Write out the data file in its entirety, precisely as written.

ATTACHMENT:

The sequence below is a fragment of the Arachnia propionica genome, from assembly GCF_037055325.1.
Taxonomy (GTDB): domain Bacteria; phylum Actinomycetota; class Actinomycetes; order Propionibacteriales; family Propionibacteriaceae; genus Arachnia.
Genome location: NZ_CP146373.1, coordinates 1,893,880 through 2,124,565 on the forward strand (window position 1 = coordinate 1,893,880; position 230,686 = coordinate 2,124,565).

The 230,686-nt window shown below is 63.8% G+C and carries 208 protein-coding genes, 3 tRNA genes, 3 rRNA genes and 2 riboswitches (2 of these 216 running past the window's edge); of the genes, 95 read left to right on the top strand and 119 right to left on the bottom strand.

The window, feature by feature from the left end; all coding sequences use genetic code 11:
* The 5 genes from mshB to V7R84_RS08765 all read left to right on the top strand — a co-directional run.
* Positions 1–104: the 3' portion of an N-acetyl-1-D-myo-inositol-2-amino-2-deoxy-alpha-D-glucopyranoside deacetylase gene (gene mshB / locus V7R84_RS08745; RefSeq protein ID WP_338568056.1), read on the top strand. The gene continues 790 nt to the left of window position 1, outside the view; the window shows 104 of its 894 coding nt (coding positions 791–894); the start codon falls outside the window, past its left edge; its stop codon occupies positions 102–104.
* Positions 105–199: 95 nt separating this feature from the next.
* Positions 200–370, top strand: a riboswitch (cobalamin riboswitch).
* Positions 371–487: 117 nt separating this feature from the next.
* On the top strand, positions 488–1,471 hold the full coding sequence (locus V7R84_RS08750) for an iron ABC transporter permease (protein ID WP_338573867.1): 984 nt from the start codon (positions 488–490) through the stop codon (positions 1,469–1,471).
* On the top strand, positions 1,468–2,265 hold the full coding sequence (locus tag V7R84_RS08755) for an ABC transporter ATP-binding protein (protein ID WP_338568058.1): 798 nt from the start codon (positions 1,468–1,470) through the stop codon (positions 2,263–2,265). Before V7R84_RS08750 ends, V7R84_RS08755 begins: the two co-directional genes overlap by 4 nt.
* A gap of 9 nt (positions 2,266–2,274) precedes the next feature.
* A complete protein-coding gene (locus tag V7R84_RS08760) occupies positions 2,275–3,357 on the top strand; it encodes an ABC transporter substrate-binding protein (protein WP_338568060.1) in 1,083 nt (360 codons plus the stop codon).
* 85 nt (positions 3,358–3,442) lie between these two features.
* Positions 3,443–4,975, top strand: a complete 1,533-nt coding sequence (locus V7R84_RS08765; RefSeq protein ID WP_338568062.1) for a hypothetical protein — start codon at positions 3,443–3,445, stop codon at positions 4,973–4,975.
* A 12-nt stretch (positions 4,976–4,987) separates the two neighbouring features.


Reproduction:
The sequence below is a fragment of the Arachnia propionica genome, from assembly GCF_037055325.1.
Taxonomy (GTDB): domain Bacteria; phylum Actinomycetota; class Actinomycetes; order Propionibacteriales; family Propionibacteriaceae; genus Arachnia.
Genome location: NZ_CP146373.1, coordinates 1,893,880 through 2,124,565 on the forward strand (window position 1 = coordinate 1,893,880; position 230,686 = coordinate 2,124,565).

The 230,686-nt window shown below is 63.8% G+C and carries 208 protein-coding genes, 3 tRNA genes, 3 rRNA genes and 2 riboswitches (2 of these 216 running past the window's edge); of the genes, 95 read left to right on the top strand and 119 right to left on the bottom strand.

The window, feature by feature from the left end; all coding sequences use genetic code 11:
* The 5 genes from mshB to V7R84_RS08765 all read left to right on the top strand — a co-directional run.
* Positions 1–104: the 3' portion of an N-acetyl-1-D-myo-inositol-2-amino-2-deoxy-alpha-D-glucopyranoside deacetylase gene (gene mshB / locus V7R84_RS08745; RefSeq protein ID WP_338568056.1), read on the top strand. The gene continues 790 nt to the left of window position 1, outside the view; the window shows 104 of its 894 coding nt (coding positions 791–894); the start codon falls outside the window, past its left edge; its stop codon occupies positions 102–104.
* Positions 105–199: 95 nt separating this feature from the next.
* Positions 200–370, top strand: a riboswitch (cobalamin riboswitch).
* Positions 371–487: 117 nt separating this feature from the next.
* On the top strand, positions 488–1,471 hold the full coding sequence (locus V7R84_RS08750) for an iron ABC transporter permease (protein ID WP_338573867.1): 984 nt from the start codon (positions 488–490) through the stop codon (positions 1,469–1,471).
* On the top strand, positions 1,468–2,265 hold the full coding sequence (locus tag V7R84_RS08755) for an ABC transporter ATP-binding protein (protein ID WP_338568058.1): 798 nt from the start codon (positions 1,468–1,470) through the stop codon (positions 2,263–2,265). Before V7R84_RS08750 ends, V7R84_RS08755 begins: the two co-directional genes overlap by 4 nt.
* A gap of 9 nt (positions 2,266–2,274) precedes the next feature.
* A complete protein-coding gene (locus tag V7R84_RS08760) occupies positions 2,275–3,357 on the top strand; it encodes an ABC transporter substrate-binding protein (protein WP_338568060.1) in 1,083 nt (360 codons plus the stop codon).
* 85 nt (positions 3,358–3,442) lie between these two features.
* Positions 3,443–4,975, top strand: a complete 1,533-nt coding sequence (locus V7R84_RS08765; RefSeq protein ID WP_338568062.1) for a hypothetical protein — start codon at positions 3,443–3,445, stop codon at positions 4,973–4,975.
* A 12-nt stretch (positions 4,976–4,987) separates the two neighbouring features.